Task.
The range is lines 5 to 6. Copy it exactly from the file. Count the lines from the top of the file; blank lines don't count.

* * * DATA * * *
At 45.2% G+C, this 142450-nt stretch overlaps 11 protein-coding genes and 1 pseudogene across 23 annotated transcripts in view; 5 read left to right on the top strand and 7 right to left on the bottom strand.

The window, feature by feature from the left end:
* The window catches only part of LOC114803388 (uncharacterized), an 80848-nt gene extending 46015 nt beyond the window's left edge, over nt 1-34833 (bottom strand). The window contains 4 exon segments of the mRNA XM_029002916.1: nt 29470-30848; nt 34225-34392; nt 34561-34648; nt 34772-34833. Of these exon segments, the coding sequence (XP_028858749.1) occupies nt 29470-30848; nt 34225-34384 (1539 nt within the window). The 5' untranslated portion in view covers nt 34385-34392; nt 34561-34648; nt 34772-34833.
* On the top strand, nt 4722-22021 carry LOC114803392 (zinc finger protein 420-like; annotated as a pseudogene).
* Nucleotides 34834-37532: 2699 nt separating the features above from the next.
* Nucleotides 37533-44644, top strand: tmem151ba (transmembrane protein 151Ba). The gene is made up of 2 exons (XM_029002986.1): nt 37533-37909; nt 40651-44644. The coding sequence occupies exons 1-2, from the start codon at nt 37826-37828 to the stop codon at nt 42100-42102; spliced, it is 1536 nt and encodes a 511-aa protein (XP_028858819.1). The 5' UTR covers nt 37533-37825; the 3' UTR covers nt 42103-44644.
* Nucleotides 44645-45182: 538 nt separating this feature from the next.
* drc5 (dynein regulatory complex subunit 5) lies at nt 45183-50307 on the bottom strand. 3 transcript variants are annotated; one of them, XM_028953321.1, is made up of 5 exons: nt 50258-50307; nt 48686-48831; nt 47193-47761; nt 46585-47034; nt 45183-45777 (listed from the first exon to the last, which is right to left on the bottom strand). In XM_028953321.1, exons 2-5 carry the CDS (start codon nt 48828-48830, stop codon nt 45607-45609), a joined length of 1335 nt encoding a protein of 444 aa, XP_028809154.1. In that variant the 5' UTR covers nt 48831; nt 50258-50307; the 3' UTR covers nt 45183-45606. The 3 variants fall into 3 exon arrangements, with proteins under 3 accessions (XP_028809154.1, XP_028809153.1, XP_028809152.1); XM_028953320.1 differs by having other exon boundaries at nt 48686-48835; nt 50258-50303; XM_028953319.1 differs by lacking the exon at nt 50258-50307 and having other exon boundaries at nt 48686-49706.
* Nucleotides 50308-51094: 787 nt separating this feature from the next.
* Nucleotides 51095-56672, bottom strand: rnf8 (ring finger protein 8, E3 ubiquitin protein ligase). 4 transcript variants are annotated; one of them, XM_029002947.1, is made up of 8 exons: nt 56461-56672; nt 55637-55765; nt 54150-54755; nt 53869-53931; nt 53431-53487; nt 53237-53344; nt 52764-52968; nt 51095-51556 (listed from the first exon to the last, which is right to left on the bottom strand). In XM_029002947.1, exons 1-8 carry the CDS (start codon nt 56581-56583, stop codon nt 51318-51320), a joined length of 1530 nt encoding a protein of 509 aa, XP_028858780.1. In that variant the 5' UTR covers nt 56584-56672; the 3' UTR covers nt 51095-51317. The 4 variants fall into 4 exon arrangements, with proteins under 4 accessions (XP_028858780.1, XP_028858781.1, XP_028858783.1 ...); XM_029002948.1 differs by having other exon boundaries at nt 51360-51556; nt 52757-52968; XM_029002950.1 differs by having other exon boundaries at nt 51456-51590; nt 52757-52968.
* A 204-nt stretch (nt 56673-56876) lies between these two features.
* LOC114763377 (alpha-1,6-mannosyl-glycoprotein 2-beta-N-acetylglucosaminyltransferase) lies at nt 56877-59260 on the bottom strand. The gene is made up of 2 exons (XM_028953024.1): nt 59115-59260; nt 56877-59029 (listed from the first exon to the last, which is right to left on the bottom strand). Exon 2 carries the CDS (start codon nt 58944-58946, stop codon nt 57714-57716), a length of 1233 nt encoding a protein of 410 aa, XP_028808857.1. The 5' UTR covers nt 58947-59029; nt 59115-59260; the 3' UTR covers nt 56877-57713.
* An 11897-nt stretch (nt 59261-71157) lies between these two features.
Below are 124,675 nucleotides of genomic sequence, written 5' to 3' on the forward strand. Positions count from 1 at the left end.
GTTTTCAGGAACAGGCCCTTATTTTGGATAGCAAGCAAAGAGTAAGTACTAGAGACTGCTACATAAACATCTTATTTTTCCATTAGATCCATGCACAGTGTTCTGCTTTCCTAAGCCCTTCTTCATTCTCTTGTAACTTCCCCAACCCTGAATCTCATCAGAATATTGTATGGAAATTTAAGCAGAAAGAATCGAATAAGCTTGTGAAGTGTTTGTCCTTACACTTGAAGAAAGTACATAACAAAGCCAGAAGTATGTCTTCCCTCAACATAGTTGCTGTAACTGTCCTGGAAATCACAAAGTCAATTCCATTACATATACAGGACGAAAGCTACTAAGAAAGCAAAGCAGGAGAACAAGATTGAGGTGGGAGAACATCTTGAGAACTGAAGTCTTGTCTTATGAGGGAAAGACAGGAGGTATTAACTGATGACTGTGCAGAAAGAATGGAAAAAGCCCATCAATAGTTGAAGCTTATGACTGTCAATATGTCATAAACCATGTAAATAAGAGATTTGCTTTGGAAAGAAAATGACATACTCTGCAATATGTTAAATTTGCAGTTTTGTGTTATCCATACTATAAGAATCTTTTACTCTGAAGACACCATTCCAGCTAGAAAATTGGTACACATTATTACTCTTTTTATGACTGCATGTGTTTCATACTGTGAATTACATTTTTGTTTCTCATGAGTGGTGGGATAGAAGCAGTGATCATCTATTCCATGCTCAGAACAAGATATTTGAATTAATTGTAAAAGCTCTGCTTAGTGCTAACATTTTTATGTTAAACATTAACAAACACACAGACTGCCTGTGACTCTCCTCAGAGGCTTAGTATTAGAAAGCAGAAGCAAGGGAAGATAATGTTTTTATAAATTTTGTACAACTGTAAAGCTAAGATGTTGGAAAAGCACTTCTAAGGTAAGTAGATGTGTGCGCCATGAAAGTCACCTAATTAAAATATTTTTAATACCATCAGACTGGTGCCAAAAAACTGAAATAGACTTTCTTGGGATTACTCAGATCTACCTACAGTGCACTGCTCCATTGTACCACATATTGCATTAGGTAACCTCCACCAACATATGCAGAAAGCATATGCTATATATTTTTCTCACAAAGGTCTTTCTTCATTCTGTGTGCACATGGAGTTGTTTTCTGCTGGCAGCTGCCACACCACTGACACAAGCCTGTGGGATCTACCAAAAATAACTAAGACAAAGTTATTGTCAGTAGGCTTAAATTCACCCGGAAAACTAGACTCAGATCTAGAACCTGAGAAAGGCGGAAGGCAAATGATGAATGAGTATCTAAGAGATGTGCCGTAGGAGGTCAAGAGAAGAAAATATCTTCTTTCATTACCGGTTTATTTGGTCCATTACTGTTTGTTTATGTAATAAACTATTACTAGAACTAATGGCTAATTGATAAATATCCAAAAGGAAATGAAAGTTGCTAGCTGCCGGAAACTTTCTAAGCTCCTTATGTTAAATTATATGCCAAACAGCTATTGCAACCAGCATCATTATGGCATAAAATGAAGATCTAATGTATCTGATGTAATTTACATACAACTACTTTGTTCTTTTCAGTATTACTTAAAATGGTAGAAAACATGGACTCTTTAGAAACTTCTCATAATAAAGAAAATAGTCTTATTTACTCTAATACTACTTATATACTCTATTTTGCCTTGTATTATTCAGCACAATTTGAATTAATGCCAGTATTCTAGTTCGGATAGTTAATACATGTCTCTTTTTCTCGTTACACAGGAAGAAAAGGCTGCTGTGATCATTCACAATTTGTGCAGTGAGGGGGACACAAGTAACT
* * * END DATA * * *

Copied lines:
* Nucleotides 34834-37532: 2699 nt separating the features above from the next.
* Nucleotides 37533-44644, top strand: tmem151ba (transmembrane protein 151Ba). The gene is made up of 2 exons (XM_029002986.1): nt 37533-37909; nt 40651-44644. The coding sequence occupies exons 1-2, from the start codon at nt 37826-37828 to the stop codon at nt 42100-42102; spliced, it is 1536 nt and encodes a 511-aa protein (XP_028858819.1). The 5' UTR covers nt 37533-37825; the 3' UTR covers nt 42103-44644.